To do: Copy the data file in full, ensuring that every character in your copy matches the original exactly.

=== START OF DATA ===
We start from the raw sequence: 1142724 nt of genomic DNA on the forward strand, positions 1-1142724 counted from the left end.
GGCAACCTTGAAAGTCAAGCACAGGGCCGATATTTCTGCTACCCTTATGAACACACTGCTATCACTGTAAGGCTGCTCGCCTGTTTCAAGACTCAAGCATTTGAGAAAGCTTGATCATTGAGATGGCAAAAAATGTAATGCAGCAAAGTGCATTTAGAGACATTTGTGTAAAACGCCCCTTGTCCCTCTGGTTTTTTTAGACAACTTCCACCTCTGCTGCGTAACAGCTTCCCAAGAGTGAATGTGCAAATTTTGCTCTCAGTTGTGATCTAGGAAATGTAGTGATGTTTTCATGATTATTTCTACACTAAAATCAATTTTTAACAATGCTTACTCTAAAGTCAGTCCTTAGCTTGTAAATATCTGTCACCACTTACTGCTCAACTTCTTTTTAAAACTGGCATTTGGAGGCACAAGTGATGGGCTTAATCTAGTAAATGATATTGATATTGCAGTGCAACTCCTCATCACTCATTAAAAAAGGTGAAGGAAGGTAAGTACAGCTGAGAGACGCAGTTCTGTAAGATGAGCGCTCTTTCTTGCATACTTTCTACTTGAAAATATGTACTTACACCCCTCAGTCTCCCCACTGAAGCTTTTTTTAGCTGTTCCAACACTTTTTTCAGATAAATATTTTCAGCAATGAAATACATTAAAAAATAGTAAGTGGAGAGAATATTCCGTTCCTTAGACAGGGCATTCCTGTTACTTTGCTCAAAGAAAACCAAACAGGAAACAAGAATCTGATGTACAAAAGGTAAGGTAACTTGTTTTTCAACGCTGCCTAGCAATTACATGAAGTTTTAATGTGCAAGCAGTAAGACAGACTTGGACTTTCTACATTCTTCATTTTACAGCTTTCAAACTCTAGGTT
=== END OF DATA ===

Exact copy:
We start from the raw sequence: 1142724 nt of genomic DNA on the forward strand, positions 1-1142724 counted from the left end.
GGCAACCTTGAAAGTCAAGCACAGGGCCGATATTTCTGCTACCCTTATGAACACACTGCTATCACTGTAAGGCTGCTCGCCTGTTTCAAGACTCAAGCATTTGAGAAAGCTTGATCATTGAGATGGCAAAAAATGTAATGCAGCAAAGTGCATTTAGAGACATTTGTGTAAAACGCCCCTTGTCCCTCTGGTTTTTTTAGACAACTTCCACCTCTGCTGCGTAACAGCTTCCCAAGAGTGAATGTGCAAATTTTGCTCTCAGTTGTGATCTAGGAAATGTAGTGATGTTTTCATGATTATTTCTACACTAAAATCAATTTTTAACAATGCTTACTCTAAAGTCAGTCCTTAGCTTGTAAATATCTGTCACCACTTACTGCTCAACTTCTTTTTAAAACTGGCATTTGGAGGCACAAGTGATGGGCTTAATCTAGTAAATGATATTGATATTGCAGTGCAACTCCTCATCACTCATTAAAAAAGGTGAAGGAAGGTAAGTACAGCTGAGAGACGCAGTTCTGTAAGATGAGCGCTCTTTCTTGCATACTTTCTACTTGAAAATATGTACTTACACCCCTCAGTCTCCCCACTGAAGCTTTTTTTAGCTGTTCCAACACTTTTTTCAGATAAATATTTTCAGCAATGAAATACATTAAAAAATAGTAAGTGGAGAGAATATTCCGTTCCTTAGACAGGGCATTCCTGTTACTTTGCTCAAAGAAAACCAAACAGGAAACAAGAATCTGATGTACAAAAGGTAAGGTAACTTGTTTTTCAACGCTGCCTAGCAATTACATGAAGTTTTAATGTGCAAGCAGTAAGACAGACTTGGACTTTCTACATTCTTCATTTTACAGCTTTCAAACTCTAGGTT